Sound effects records

Is it music? Or just a sound effect? The question that has dogged electronic music from its inception gets short shrift from our in-house wax obsessive

I noticed that there was a Tristram Cary release on Record Store Day this year. It was a luminous vinyl 10-inch of the electronic music and sounds which Tristram Cary produced for the Hammer Horror 1967 film version of ‘Quatermass And The Pit’. That film really scared me when I was a kid. They’re doing some construction work in a tube station and they find this spaceship when they’re digging. In an early scene there’s a worker in a donkey jacket drilling away, and the tone of the drill starts to resonate at this particular frequency, and everything starts going crazy. He runs out in the street, all the cobble stones are coming up, it’s terrifying.

Cary’s soundtrack was very noisy tape feedback stuff, but it was really effective. He knew what he was doing.

If he’d used an orchestra, it wouldn’t have been half as creepy or scary, so at that point it is music. But when you’ve made a decision that you don’t want something organic, you want some thing alien and otherworldly, why at that point is that not music? Now it’s being brought out as a record, someone is at last seeing it as music, and that’s how I’ve always seen it.

My favourite sound effects album is ‘Star Trek: Sound Effects From The Original TV Soundtrack’. It’s been re-released on CD, and the original vinyl isn’t especially rare, but it’s just beautiful. The ambient sound when they land on a new planet, ‘Alien Planet Surface’, that’s haunted me all my life. They spent so much time on those sounds. There’s a few theories on where the sound of the doors opening on the Enterprise orginated, from paper sliding out of an envelope followed by a squeaky shoe to a reversed recording of an underwater harpoon firing. They knew they wanted to use something organic, but treat it in a weird way. They took that kind of care with every sound, and all of them are genius and still stand out today. They’re much more musical than sound effects in sci-fi now. The sounds are more functional these days, more an attempt to be realistic.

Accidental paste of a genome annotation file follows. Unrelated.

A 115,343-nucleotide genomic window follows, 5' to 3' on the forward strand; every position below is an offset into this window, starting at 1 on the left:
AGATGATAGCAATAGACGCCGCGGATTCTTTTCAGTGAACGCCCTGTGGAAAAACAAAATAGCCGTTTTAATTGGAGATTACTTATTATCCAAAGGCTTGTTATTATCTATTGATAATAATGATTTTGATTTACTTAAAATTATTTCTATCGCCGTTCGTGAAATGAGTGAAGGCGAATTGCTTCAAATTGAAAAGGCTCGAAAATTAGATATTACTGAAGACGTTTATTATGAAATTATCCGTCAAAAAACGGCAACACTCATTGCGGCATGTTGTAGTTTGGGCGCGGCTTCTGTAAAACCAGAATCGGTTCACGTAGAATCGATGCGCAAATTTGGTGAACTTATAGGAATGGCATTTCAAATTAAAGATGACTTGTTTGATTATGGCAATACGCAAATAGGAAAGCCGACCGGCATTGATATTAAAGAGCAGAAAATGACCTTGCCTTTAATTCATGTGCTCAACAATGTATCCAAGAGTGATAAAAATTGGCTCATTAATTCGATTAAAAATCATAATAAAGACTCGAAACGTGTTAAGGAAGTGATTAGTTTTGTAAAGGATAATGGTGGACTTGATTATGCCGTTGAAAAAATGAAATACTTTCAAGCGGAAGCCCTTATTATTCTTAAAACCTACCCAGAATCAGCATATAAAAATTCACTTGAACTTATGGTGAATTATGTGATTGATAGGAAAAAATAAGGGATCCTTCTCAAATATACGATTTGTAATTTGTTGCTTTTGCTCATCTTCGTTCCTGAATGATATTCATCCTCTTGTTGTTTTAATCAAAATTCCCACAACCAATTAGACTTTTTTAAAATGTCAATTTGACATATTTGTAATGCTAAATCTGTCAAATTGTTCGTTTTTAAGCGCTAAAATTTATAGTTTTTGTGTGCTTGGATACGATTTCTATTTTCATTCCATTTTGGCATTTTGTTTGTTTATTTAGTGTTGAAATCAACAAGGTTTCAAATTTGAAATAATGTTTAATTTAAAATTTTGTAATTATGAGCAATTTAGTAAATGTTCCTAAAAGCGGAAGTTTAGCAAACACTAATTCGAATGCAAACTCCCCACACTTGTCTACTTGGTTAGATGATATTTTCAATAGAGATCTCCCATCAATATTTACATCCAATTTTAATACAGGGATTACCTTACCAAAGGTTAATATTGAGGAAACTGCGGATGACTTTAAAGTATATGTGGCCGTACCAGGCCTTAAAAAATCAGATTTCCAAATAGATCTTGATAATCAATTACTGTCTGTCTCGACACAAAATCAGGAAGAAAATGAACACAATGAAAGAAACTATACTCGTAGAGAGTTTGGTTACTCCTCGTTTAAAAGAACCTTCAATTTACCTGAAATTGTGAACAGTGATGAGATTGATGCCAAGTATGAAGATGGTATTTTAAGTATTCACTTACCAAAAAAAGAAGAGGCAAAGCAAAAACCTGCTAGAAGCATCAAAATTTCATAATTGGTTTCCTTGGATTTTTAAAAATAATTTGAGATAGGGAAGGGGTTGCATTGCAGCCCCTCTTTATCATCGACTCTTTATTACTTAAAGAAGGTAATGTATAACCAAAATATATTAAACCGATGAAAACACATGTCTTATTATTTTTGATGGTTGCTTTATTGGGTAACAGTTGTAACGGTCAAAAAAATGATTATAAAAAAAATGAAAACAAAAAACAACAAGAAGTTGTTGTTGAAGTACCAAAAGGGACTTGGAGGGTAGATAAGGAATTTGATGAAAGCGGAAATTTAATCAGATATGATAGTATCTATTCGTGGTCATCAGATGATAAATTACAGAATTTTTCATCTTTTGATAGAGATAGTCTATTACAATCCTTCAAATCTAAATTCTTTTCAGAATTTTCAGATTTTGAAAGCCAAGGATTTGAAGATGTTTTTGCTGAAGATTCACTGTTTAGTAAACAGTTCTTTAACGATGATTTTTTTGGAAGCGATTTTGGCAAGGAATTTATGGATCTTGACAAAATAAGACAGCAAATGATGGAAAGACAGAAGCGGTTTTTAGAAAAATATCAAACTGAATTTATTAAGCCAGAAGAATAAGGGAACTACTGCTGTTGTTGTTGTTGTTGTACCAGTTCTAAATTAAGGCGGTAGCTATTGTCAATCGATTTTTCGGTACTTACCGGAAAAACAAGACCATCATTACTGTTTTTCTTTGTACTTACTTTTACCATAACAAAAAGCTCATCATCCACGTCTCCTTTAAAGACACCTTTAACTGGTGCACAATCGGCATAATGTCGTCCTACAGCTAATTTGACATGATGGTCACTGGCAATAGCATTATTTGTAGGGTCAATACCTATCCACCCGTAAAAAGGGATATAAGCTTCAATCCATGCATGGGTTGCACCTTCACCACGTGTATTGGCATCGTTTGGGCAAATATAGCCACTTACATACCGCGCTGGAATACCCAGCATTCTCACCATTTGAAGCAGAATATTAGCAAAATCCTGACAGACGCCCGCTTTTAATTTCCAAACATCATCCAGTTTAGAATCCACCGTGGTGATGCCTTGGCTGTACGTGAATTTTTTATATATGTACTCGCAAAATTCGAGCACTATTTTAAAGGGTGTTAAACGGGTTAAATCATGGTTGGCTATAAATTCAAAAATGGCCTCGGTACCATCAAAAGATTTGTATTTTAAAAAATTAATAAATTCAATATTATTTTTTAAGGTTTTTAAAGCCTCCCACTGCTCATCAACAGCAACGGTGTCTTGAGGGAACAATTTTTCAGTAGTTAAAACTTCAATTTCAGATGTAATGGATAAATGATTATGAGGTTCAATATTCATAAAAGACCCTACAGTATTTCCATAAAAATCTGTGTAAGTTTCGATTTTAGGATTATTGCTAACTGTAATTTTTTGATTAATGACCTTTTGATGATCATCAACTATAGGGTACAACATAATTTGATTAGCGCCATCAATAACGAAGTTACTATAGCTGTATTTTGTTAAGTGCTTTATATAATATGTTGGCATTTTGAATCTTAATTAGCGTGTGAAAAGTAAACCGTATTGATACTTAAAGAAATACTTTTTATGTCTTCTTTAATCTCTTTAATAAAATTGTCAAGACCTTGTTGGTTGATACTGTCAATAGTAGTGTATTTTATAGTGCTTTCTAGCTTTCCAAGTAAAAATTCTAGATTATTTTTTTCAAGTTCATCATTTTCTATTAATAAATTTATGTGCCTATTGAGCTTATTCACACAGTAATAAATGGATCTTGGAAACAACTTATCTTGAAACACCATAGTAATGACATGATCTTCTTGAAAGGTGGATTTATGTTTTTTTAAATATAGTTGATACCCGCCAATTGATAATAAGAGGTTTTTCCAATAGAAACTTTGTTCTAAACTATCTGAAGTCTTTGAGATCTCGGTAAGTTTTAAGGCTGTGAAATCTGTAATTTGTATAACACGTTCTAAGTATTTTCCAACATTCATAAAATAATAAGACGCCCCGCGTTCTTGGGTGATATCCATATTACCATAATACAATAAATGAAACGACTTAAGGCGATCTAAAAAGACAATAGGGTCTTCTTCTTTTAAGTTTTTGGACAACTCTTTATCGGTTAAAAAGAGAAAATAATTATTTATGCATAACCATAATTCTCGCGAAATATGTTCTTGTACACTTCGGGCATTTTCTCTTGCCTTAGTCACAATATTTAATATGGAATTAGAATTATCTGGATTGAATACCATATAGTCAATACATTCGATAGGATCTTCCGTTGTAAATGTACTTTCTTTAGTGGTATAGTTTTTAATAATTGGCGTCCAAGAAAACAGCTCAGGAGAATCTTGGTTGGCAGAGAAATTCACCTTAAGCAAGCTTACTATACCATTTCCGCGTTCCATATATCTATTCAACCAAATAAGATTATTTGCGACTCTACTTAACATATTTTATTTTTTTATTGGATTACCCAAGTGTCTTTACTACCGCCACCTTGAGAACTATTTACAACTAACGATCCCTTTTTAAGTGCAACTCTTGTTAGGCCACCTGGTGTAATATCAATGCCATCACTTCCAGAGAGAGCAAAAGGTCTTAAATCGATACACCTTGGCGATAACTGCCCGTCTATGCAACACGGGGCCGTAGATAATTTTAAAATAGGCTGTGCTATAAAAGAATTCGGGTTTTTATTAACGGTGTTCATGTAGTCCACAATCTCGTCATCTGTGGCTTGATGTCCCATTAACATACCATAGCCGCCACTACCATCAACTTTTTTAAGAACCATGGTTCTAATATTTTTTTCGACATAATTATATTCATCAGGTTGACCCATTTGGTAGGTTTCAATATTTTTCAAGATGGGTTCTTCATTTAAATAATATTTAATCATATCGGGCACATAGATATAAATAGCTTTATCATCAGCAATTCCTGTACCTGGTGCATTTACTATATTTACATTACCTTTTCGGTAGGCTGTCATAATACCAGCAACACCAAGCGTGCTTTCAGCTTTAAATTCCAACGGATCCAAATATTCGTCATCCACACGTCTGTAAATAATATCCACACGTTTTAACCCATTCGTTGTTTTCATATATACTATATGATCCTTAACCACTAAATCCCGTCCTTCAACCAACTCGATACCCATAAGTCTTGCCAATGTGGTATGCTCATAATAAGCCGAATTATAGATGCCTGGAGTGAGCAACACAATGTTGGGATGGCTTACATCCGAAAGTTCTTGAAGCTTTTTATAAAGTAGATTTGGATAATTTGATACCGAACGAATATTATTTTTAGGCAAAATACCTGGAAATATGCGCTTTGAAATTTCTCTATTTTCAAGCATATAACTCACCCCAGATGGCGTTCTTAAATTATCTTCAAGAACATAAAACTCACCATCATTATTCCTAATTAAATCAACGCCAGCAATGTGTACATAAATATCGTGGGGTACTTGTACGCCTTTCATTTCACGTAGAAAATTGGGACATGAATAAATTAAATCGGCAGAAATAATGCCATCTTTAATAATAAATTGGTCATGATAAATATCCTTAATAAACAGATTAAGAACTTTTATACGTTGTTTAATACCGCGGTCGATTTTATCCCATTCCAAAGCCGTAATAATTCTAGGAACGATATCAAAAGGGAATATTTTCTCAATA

There’s a documentary about the sound design in ’Star Wars’, and they’re working on the sound of the Millennium Falcon – I’m not a ’Stars Wars’ expert, but that ship’s supposed to be a bit of a crate, right? – and they recorded the sound of an old prop aeroplane backfiring, and then they used this huge 24-track studio on LA to prcess it, using all the tracks for that one sound! John M Peters, who did a lot of the ‘Star Wars’ sounds, released ‘Science Fiction Sound Effects’ in 1978. It’s pretty good, actually. ‘Star Wars’ was the point when effects changed from being electronic sounds to being more “real”.

There was a debate about whether the sounds Brian Hodgson made for the TARDIS were music or not. The prevailing attitude was that it wasn’t music, but it was created using techniques not a million miles from John Cage’s prepared piano pieces. It’s a direct link to other forms of art which were known as music, but it was completely thrown away because it was the “sound effects team”. The whole Radiophonic Workshop was like that. It was never taken as seriously as it should have been, not until it closed!

Which brings me to the second best sound effects record – ‘Out Of This World’, the 1976 BBC Radiophonic Workshop album. It’s more or less all Synthi 100 stuff. I have the Japanese version, too, which is very hard to find. I didn’t even know it existed, but there it is.

Folkways released an album called ‘Science Fiction Sound Effects Record’ by Mel Kaiser in 1958, which was a pretty early example and wasn’t considered music. Kaiser was a sound engineer who worked on quite a few albums of sounds and field recordings, including ‘Documentary Sounds Volume 1’ in 1962, which includes a track called ‘Group Of Women Gabbing – Tea Party’.

I did a science fiction sound effects album myself in 2004. It was my version of ‘Forbidden Planet’, which I was doing live at a few avant-grade festivals. I stripped out the original music and added my own stuff. It was a double CD, one was the music, the other with sound effects. I got in touch with Bebe Barron, who recorded the original soundtrack back in 1956 with her husband Louis, and we were in touch for a while. The soundtrack was released in 1976, there was a limited edition of 1,500, with some of them signed by Louis and Bebe.

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